Not
Art.
-Yours ever,
Ridley

Thursday, June 08, 2006

Local Anesthetic: My Stepfather

Now listen. I do love my stepfather, but his aesthetic choices are atrocious. Culinarily, he is rigidly set in his ways: He refuses to try any new food (except for the erratic quirk--last week he wanted Raspberry Jam when for his entire life he has eaten Grape Jam, and I was amazed), in fact be becomes OFFENDED if my mother serves something new. Once, more than once actually, he refused even to taste the macaroni and cheese because the pasta was, I think, rotini instead of elbow macaroni. More for my mother and me, which was good because it was delicious, but we were also forcefed a side of tension which, of course, makes all foods taste bland.

He says that he has never ever read a book for pleasure in his life (he calls books "fantasy world" and not worth his time, for he lives in the "real world," grim as it often is to him); he will not allow music audible to him to be played while he is at home (it is all "noise" to him--he dismisses it all indiscriminately). I believe this is because in order to become immersed in a book or in music, a certain portion of the ego must be sacrificed, at least temporarily; a psychical ear must be lent; a bit of the mind must be forced open. At any rate, this unfortunately limits an analysis of his artistic preferences to two media, television and movies.

My stepfather claims he does not enjoy television because it is not active enough and he is always "busy" and "making deals" and the like, but somehow he finds time for several hours of TV a day (plus the odd NASCAR race). This is roughly equally divided between news and game shows--Jeopardy!, which I enjoy, and Who Wants to be a Millionaire?, which I can hardly bear to watch (because of the smarmy Ms. Viera with her peculiar face that simply drives me crazy, I'm sorry I can't explain it; it's one of those irrational aversions I have), and, strangest of all, Deal or No Deal? (interesting that all his favorite game shows have punctuation marks in their names). The two former are fairly normal, but Deal or No Deal? is simply, oh I don't know, it's very bizarre. The contestants are obviously actors (they're TOO comfortable on stage and TOO quick with a joke and their personalities are TOO static) and the audience is composed of the type of people who, at the loony bin, are always yelling. They're so AMAZINGLY EXCITED about EVERYTHING! When the esteemed bald host (what is his name again, Howie something?) asks the question "Deal...OR NO DEAL?", oh my goodness chaos ensues. Everybody is shouting what they think, practically convulsed with the yearning suspense and thrill and the frenzy and the enormity of it all and the desperate weight of their certainty! The contestant usually spreads his/her arms like a priest about to make the sacrifice and drinking in the spiritual power of the worshippers, then lowers them pensively and quickly makes the decision. Then there is more yelling, and sudden bright lights flashing and a collective gasp. Other game show audiences are enthusiastic, but I'm telling you these Deal or No Deal? people are unhinged. My stepfather went from mocking the show to watching it every time it's on, which is the usual pattern. Conclusion: he wants stimulation.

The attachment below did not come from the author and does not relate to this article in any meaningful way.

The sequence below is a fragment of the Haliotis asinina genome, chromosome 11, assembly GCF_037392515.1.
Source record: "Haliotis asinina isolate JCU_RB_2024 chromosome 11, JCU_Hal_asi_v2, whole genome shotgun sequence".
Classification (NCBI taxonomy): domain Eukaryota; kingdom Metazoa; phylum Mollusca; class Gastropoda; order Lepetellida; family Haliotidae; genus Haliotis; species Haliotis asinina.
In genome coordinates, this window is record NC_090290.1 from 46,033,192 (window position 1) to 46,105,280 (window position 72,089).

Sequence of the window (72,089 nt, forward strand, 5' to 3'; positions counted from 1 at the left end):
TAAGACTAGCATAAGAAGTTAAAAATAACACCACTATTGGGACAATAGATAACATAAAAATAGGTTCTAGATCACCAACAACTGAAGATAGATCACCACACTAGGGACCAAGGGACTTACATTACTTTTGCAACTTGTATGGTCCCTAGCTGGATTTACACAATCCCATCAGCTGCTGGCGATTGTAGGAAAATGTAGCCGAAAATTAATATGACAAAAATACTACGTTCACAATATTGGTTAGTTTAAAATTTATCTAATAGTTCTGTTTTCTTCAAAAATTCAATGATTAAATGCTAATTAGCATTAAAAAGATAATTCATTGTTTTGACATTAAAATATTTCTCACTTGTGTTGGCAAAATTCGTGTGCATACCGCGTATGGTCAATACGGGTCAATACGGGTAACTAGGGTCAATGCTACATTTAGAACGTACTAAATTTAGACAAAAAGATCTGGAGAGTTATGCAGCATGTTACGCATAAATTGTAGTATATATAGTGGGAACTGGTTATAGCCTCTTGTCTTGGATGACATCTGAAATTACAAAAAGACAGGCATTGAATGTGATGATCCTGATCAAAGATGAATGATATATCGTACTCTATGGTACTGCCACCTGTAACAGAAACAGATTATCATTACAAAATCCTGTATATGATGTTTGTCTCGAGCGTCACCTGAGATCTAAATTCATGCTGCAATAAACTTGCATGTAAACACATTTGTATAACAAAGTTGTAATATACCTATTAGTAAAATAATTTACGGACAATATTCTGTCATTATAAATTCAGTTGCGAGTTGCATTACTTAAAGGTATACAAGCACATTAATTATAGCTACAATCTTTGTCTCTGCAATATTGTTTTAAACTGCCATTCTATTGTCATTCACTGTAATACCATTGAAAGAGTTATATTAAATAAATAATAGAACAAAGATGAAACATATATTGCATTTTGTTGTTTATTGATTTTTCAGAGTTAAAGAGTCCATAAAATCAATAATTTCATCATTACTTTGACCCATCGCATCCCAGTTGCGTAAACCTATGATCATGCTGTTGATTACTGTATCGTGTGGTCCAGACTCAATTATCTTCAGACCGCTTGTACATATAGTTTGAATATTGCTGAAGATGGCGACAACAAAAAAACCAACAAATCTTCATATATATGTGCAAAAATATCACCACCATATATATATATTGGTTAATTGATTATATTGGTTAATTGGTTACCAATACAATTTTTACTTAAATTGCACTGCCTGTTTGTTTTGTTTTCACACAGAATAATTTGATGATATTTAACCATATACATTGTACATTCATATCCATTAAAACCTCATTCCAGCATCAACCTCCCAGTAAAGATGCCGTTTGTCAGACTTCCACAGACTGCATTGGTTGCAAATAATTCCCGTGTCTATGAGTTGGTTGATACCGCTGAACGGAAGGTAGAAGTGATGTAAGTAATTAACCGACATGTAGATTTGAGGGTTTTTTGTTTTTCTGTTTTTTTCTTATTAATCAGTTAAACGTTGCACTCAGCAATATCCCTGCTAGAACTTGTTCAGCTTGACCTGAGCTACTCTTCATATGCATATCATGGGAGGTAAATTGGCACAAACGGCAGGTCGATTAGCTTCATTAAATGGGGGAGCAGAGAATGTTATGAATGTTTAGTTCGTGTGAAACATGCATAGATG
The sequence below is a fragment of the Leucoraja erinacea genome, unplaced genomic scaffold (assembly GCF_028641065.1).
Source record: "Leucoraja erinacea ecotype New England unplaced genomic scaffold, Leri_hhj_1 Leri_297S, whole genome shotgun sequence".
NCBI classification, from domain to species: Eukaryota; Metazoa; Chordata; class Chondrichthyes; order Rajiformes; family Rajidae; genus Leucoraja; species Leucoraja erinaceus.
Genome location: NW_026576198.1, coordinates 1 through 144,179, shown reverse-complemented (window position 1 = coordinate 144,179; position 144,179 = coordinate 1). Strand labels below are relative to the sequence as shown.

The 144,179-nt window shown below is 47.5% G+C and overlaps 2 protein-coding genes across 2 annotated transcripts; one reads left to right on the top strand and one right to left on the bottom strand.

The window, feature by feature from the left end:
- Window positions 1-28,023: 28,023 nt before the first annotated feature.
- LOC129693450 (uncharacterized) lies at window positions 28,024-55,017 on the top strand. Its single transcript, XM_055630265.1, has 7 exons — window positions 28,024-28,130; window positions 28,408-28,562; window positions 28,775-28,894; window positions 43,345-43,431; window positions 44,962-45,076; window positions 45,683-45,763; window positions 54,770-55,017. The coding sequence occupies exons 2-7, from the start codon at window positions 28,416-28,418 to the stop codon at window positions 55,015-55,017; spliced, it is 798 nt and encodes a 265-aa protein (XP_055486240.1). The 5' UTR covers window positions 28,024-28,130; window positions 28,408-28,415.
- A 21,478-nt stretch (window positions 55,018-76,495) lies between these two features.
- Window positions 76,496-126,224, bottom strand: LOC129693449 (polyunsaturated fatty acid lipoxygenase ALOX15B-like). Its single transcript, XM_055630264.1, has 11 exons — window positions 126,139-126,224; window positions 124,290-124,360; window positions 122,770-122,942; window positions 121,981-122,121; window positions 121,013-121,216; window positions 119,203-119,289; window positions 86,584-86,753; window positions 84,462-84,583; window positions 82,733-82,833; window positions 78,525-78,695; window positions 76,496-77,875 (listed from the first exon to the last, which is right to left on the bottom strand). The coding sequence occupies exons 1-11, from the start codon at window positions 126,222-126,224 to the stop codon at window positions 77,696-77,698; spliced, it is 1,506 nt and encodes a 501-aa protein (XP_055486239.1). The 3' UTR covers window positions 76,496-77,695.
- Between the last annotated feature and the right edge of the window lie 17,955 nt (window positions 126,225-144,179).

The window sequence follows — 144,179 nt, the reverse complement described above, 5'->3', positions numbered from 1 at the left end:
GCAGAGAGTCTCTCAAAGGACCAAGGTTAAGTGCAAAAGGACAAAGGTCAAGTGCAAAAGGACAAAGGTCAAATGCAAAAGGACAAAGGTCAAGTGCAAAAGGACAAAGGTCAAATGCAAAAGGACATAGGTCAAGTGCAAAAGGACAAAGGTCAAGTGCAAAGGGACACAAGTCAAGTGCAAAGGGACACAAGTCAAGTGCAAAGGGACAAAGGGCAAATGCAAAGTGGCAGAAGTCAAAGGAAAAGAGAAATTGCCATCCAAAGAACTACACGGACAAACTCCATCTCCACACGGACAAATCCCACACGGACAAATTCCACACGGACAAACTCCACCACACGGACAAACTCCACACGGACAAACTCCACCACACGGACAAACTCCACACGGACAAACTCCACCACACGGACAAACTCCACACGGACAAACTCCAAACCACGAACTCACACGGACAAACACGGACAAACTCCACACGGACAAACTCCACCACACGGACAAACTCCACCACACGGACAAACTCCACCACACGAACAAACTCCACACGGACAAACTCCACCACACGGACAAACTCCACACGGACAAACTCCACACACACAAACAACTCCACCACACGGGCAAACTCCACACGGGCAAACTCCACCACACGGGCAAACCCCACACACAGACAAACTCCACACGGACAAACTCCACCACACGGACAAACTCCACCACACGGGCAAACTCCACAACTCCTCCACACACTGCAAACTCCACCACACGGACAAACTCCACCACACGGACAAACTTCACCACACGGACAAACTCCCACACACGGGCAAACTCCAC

My stepfather judges the value of a movie on three criteria:
1. The number of explosions/shootouts/car chases/large fancy vehicles.
2. The number of sex scenes.
3. The number of buffoonish black people whose only role is to tell ribald jokes.
He has been known to leave our living room when a rented movie did not supply enough "action" within the first two minutes. If it looks to have any sophistication, any goal whatsoever beyond titillation, he leaves it ("My brain ain't dead," he says). He walked out of Munich yesterday because, I guess, the sweet strains of "Hatikva" in the beginning seemed a bit too contemplative. He left Match Point because of the opera music in the background. He really likes the Rush Hour movies, the Triple X movies, and such.
I love him, I do, and he is not at all stupid--he has a keen analytical mind and great intuitive psychological acumen, plus a great deal of knowledge about things that I know nothing about--but he is an Anesthetic, and he is what movies are made for; he's a splendid average American consumer of art. This is destructive: As long as the majority of people demand the sort of thing he demands, and beg not to be made to think (witness the Da Vinci Code craze; why are people so excited about them? They're not well written! They're dumb! Arrrgh, Dan Brown is not a brilliant writer! Why is he even controversial?), American "art" (I enclose in quotes not to be dismissive, but because calling an entire category of output art seems dangerous to me) by and large (yes, a lot of good stuff does get made, just not much at the large scale, and an artistically discerning mass is an ornament and a powerful force in a society) will continue to languish. Alas.
-Your friend who loves you and wishes the best for you,